Marbury is a good illustration of how whistleblowers can use the cat’s paw doctrine to prove causation.   Using a common tactic designed to shield employers against liability for whistleblower retaliation, Talladega assigned an official who was unaware of Marbury’s disclosures to make the decision whether to terminate her employment, and then argued in its motion for summary judgment that the decision to terminate Marbury’s employment could not have been motivated by retaliation. Whistleblowers can surmount that tactic by using the “cat’s paw” theory, i.e., by showing that the decision-maker followed the biased recommendation of a subordinate without independently investigating the reason or justification for the proposed adverse personnel action.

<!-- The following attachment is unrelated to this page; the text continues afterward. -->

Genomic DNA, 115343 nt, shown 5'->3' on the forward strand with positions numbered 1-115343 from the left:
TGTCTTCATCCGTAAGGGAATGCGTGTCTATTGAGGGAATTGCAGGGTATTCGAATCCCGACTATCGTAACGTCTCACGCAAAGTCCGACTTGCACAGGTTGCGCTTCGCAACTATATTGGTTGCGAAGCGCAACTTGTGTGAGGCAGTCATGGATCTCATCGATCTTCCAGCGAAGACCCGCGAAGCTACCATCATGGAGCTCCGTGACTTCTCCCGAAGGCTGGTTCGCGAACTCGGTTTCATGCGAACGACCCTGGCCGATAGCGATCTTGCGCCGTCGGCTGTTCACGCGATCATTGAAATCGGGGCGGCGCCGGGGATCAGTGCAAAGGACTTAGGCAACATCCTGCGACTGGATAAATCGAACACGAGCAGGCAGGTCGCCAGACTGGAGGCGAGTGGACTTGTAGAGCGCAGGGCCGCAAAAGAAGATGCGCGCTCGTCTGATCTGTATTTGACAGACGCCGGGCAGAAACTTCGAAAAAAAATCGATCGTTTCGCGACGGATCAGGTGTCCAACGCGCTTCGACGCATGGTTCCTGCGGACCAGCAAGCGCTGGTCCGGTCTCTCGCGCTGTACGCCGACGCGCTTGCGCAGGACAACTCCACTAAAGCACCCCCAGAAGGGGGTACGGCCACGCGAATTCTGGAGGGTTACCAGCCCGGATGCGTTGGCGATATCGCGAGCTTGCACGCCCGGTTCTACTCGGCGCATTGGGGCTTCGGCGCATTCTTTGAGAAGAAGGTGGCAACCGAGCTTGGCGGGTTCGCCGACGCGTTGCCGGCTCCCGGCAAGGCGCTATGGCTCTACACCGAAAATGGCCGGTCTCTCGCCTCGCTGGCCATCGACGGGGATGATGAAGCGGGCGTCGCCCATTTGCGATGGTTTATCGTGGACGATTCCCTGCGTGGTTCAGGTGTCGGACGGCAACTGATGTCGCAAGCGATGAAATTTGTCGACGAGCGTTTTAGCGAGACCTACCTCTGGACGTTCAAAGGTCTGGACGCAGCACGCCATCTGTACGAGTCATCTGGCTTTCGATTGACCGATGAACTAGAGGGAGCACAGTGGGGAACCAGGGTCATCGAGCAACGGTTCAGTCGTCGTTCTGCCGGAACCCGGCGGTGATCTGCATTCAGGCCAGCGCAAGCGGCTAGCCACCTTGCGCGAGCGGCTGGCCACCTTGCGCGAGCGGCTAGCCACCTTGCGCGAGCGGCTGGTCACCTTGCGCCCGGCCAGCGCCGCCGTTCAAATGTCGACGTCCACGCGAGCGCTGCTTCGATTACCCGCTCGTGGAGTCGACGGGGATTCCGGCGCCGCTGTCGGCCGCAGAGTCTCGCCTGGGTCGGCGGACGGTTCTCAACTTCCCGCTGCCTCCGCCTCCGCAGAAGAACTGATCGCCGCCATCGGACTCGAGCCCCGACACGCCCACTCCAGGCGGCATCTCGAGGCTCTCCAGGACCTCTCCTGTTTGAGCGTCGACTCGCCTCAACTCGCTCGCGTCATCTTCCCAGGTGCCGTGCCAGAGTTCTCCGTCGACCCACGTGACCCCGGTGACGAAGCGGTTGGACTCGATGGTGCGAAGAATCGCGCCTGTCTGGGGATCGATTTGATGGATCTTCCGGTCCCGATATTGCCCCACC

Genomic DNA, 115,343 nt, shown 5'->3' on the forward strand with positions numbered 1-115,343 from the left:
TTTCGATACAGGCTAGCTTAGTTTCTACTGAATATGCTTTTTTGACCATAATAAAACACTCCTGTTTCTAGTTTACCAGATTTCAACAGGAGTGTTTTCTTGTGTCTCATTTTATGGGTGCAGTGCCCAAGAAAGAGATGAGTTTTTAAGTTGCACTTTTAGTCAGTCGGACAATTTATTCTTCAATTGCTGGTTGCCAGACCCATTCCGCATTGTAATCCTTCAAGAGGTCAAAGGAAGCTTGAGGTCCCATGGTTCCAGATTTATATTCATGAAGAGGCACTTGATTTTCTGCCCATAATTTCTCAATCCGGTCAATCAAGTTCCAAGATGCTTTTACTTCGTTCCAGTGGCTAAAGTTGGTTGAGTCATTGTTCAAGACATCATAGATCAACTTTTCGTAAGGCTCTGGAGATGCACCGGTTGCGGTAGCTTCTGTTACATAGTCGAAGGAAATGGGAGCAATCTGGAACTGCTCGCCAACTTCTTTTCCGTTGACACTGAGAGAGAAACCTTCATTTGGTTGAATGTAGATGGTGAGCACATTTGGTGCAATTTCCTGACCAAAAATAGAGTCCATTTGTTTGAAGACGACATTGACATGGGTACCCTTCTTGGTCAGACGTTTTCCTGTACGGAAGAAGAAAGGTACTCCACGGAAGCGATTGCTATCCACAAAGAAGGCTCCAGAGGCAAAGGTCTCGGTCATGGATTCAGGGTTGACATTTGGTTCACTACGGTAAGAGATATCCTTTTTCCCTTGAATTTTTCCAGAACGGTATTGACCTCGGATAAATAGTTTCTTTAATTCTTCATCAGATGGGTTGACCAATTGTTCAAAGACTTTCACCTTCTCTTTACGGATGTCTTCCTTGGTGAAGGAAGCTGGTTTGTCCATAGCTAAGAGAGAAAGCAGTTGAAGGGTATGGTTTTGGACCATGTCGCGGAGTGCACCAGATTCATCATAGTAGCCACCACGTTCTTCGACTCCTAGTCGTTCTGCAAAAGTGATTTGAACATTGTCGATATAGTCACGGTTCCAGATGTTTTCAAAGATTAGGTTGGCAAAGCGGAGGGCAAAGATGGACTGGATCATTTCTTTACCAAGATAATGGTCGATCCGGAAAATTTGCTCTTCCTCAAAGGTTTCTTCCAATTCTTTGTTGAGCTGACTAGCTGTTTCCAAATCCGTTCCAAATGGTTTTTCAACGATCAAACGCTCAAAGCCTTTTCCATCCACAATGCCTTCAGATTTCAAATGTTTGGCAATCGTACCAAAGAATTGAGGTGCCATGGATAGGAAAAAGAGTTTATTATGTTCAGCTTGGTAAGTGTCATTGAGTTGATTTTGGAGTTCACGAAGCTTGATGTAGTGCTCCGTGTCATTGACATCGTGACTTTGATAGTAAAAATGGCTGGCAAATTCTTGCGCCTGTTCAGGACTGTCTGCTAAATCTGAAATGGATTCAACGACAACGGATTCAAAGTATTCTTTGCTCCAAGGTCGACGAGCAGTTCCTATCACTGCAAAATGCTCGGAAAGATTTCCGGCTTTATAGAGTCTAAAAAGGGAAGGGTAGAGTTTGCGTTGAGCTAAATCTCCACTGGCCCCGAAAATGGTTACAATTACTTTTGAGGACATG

In this case, the supervisor who initiated the recommendation to terminate Marbury’s employment was aware of Marbury’s protected conduct and the decision-maker simply accepted that recommendation.  Applying the cat’s paw doctrine, the court concluded that there was sufficient evidence of causation to permit Marbury to prove to a jury that her whistleblowing motivated the decision to terminate her employment.

Experienced False Claims Act and NDAA Whistleblower Protection Attorneys

best sexual harassment attorneys Washington DC Maryland VirginiaThe experienced whistleblower attorneys at Zuckerman Law have substantial experience representing whistleblowers disclosing fraud and other wrongdoing at government contractors and grantees.  To schedule a free preliminary consultation, click here or call us at 202-262-8959.

Our experience includes: